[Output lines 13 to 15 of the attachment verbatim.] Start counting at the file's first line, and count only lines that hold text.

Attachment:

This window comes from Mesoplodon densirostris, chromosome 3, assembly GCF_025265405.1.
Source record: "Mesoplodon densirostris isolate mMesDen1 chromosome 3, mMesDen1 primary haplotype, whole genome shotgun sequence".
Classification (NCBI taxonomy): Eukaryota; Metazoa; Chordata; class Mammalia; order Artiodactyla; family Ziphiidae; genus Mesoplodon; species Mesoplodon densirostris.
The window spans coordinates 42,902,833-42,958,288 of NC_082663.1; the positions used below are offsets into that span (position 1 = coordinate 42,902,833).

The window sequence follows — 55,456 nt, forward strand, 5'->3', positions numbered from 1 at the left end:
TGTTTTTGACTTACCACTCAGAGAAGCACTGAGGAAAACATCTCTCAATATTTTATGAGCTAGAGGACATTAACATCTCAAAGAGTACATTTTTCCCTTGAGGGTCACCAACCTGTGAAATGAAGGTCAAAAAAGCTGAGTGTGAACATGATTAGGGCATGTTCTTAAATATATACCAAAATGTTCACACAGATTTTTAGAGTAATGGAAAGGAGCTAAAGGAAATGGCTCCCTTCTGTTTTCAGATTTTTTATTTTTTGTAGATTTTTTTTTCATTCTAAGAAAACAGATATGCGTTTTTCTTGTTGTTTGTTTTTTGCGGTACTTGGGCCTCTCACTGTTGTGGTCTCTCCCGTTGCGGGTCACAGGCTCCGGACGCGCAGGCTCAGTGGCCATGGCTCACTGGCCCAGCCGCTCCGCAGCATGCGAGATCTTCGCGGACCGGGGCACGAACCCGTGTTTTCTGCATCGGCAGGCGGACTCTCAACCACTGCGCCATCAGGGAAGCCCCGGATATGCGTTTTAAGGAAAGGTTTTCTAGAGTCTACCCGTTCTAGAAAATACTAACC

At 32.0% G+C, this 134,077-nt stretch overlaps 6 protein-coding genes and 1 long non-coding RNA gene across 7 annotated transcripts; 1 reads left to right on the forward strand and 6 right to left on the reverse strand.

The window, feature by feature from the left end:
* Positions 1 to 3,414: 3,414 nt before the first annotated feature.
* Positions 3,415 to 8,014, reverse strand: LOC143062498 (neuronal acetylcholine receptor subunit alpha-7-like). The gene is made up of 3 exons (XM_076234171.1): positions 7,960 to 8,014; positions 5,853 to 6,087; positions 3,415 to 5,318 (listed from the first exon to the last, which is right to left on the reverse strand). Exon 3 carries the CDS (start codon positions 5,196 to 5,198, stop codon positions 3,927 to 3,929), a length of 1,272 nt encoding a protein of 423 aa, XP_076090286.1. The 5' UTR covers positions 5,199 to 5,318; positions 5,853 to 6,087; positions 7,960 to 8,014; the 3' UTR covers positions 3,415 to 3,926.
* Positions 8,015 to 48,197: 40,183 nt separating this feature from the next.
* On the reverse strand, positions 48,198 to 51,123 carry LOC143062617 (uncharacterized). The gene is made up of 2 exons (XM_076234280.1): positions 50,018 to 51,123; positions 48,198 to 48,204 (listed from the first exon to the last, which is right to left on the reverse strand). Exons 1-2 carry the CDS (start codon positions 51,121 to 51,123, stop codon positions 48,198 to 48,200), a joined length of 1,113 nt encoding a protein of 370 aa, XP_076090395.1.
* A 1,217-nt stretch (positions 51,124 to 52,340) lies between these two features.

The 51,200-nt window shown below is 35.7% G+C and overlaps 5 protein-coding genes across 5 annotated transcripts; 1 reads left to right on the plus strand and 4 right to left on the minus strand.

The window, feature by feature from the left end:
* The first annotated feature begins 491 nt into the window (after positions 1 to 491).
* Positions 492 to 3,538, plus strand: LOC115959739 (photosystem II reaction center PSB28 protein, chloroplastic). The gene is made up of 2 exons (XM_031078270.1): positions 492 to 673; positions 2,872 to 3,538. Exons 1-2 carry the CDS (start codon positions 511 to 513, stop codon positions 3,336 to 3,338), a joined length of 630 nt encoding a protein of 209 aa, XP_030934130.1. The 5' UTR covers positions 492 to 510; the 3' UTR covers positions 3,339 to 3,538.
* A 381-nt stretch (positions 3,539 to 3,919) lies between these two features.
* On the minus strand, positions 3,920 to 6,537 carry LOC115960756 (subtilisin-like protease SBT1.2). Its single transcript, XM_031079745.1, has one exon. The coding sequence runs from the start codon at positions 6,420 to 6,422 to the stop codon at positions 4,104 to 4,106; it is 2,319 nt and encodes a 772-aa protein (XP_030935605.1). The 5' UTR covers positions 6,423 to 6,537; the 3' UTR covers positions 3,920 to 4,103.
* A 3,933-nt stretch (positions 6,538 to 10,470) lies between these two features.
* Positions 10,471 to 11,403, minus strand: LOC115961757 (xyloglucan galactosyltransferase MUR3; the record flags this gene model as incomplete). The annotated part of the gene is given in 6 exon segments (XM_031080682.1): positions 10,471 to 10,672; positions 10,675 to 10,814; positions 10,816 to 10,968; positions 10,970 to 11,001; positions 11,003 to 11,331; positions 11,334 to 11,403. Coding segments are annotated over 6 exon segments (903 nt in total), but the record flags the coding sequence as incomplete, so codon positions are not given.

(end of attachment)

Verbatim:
* A 1,217-nt stretch (positions 51,124 to 52,340) lies between these two features.

The 51,200-nt window shown below is 35.7% G+C and overlaps 5 protein-coding genes across 5 annotated transcripts; 1 reads left to right on the plus strand and 4 right to left on the minus strand.

The window, feature by feature from the left end: